“HE’S GOT BAGS OF ABILITY AND FANTASTIC SKILL. SUDDENLY HE WAS LATE ON MONDAY MORNINGS…UPSET STOMACH. HE’D PROBABLY BEEN IN BARCELONA, PARTYING SOMEWHERE.”
Realizing that he couldn’t mend what he’d broken at Tottenham, Gio requested a transfer in the summer of 2012.
He signed with RCD Mallorca in La Liga in August of 2012, where he was an integral part of a mediocre team. Mallorca faced relegation at the end of the season, but Gio signed with Villarreal CF in July of 2013 after they paid Mallorca €6 million.
Gio had a solid season the following year for Villarreal, helping the team to a sixth place finish and picking up 11 goals and 8 assists along the way before signing with the LA Galaxy in July of 2015.
Mexican National Team
Giovani got his first start for the Mexican national team against Panama in 2007 when he was handpicked by none other than Hugo Sanchez, who was managing El Tri at that time. He wore the all-important number 10 jersey during his debut.
Gio led Mexico to its fifth Gold Cup title in 2009 and was named player of the tournament for his efforts. He started every game of the 2010 World Cup, finishing as runner up to Germany’s Thomas Müller for the FIFA Young Player of the Tournament Award.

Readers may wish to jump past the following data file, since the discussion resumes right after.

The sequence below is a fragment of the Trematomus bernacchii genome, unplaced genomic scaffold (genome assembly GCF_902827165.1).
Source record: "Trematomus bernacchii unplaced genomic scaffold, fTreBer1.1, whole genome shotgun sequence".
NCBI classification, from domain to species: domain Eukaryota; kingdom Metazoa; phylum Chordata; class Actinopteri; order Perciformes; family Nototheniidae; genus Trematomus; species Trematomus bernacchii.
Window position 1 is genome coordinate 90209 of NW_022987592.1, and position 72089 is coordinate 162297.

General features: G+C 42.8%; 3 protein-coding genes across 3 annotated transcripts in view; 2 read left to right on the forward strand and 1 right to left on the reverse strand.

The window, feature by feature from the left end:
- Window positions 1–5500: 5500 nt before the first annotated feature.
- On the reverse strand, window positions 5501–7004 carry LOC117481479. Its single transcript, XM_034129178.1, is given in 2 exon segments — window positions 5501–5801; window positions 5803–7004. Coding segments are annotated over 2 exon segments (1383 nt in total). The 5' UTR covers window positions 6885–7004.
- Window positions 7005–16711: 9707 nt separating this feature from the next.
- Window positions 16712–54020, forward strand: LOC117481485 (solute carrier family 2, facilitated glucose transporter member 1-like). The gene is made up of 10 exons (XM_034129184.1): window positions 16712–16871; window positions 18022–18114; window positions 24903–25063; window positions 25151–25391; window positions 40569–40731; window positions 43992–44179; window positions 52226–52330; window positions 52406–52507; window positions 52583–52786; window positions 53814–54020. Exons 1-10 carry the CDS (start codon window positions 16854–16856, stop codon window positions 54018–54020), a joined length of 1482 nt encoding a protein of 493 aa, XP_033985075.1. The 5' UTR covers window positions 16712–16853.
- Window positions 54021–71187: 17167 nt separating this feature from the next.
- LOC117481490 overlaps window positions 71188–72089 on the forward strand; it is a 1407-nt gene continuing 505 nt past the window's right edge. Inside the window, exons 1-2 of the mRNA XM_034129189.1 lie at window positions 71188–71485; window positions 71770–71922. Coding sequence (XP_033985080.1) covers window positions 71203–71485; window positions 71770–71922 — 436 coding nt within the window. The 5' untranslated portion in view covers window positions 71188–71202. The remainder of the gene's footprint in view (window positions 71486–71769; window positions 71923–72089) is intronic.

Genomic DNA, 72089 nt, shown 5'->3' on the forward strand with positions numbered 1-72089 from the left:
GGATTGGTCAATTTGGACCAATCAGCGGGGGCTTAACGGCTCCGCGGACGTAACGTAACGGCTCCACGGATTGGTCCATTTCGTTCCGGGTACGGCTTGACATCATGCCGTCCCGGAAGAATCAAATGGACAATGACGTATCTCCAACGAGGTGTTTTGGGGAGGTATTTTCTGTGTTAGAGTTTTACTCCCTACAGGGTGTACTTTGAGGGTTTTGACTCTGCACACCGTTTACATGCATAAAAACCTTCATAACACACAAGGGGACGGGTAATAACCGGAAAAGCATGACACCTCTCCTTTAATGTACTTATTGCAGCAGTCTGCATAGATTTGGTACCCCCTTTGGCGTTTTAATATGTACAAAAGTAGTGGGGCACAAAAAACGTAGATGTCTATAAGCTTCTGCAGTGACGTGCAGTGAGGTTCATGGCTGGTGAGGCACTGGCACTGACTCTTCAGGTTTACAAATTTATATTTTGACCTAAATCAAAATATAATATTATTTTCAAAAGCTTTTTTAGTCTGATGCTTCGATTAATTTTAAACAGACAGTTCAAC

Mexican fans will best remember dos Santos for his goal against the United States in the 2011 Gold Cup, where he danced around a gaggle of American defenders before chipping the ball into the upper left corner.
He was also featured in the 2014 World Cup, scoring against the Netherlands in the Round of 16.
Giovani dos Santos notoriously declined to participate in the Copa América Centenario in 2016.
Giovani dos Santos declined the national team call for the Copa America.
— Tom Marshall (@mexicoworldcup) May 17, 2016
Agradezco profundamente a la FMF considerarme. No puedo participar en esta ocasión, pero mi corazón estará con ustedes siempre.
— Giovani Dos Santos (@OficialGio) May 18, 2016
Espero pronto pueda regresar con gran entusiasmo de llevar la camiseta de mi tan amado país.
— Giovani Dos Santos (@OficialGio) May 18, 2016
Without Giovani Dos Santos, Mexico suffered their worst ever competitive defeat in the quarterfinals of the Copa America:
Haven’t seen a beating like that since Germany put the hurt on Brazil in 2014.
Gio is one of Mexico’s best players but his legacy will always be one of talent wasted.
What could have been.
He was on track to be a paradigm-shifting player – a contemporary of Messi and Ronaldinho.
Since their days at Barcelona together, their legacies have unraveled and separated.
Messi sits alone on top of Mount Olympus; the little king.
Ronaldinho occupies his own special place in our hearts. A whirl of legs and hair with that trademark grin plastered across his face.
Where does Dos Santos fit?
He was a precocious talent, poised to eclipse Hugo Sanchez as the greatest Mexican soccer player of all time. But his rise to superstardom was derailed by his lack of focus; his talent diluted by a sea of liquor.
He is the boy who would have been king.